and I really want to create sort of a really
fun party game, silly game. And the nice thing about
that is it is tight, small, fast iteration on small

game experiences. I love potions, I love story based adventure games.
I need a little bit of a break and do
some faster iteration, find the fun really quick. So I'm
looking forward to starting that next.

Speaker 3 (50:46):
I love it. Can I get?

Speaker 4 (50:47):

Speaker 3 (50:47):
I ask that?

Speaker 6 (50:49):

Speaker 2 (50:50):
One of the things that I cannot do in Mario
Party is when they have to run across things where
they can't. Can you do play sure that I can't
fall off of things? That's what I'm meaning's.

Speaker 4 (50:58):
Guardrails rails those games.

Speaker 3 (51:02):
I can't.

Speaker 7 (51:03):
We play a lot of Mario.

Speaker 2 (51:05):
Like every time I have to also Mario Kart. Why
do they let me fall off? This should not be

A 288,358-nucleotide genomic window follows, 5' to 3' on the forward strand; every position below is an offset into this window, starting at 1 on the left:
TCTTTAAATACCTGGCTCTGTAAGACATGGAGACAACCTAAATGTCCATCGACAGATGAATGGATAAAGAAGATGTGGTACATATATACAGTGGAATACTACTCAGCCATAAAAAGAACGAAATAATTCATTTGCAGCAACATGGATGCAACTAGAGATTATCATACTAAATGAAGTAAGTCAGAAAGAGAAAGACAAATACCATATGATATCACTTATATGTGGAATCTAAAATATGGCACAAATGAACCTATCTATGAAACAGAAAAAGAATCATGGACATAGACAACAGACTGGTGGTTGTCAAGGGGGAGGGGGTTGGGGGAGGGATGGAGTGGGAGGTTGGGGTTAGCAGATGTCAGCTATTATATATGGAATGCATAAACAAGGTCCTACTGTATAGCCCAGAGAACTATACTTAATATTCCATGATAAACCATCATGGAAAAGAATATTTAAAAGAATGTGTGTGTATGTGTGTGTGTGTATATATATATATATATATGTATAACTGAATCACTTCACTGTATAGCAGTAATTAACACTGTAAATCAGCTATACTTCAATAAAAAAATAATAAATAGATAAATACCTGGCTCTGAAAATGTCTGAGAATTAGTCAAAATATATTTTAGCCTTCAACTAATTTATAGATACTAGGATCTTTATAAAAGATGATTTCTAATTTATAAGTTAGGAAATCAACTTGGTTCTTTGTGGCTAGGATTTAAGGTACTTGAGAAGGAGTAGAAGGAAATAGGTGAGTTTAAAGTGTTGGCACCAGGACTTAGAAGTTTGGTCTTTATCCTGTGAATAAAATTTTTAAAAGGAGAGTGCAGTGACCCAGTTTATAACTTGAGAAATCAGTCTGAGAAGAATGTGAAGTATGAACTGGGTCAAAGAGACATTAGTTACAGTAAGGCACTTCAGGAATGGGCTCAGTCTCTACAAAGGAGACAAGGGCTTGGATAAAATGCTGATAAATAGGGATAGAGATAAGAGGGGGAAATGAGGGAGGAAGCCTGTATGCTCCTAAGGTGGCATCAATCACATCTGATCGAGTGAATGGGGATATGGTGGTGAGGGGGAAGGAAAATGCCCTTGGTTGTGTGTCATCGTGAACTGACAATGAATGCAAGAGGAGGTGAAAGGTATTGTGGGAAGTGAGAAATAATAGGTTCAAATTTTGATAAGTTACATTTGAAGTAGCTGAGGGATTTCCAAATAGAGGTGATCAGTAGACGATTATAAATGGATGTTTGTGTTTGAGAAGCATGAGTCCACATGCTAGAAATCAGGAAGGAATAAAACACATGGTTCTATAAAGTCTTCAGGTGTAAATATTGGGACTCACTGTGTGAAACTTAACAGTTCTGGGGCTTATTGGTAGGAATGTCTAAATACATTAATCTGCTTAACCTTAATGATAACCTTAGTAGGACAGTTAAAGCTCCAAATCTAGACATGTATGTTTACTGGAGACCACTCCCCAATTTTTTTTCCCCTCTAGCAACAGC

a thing.

Speaker 3 (51:10):
I don't I don't.

Speaker 2 (51:11):
I don't need this for my self esteem anyway, just
noted noted.

Speaker 4 (51:17):
Yeah, it make it friendly and accessible for sure.

Speaker 3 (51:20):
Just just bumber rails. That's all I need.

Speaker 2 (51:22):
Also, again, I'm talking about the fact that I am
a beginner essentially when it comes to like working with
different outlets and platforms. And I love a good like
cozy game. Like I've really gotten into those where like
there's a but there's still like mystery and still a
little gameplay in it. What would you suggest for me?
Do you know of anything that I could look into

or you know what I could be more advanced? Push
me a little more advanced. But what recommends me?

Speaker 5 (51:48):
I have the perfect game for you? Okay, this is
like a cozy game pre cozy games. Okay, It's called
Recitere an Item Shops Tale.

Speaker 3 (51:58):
Okay, I got write this, damn keep going.

Speaker 5 (52:00):
And so you play as the owner of an item
shop in a fantasy RPG, and you are the main
character's motto is capitalism ho. So yeah, it's a shop
running simulator. You're trying to like min max profits. There

is a dungeon diving aspect to it. I love it,
But you don't have to do the Dungeon Divy. If
you don't want to, you can purely do like Bilo
sell High Manipulation of the Market. And it's it's really
fun and it's really cute, very well done, and it's
it's pretty old.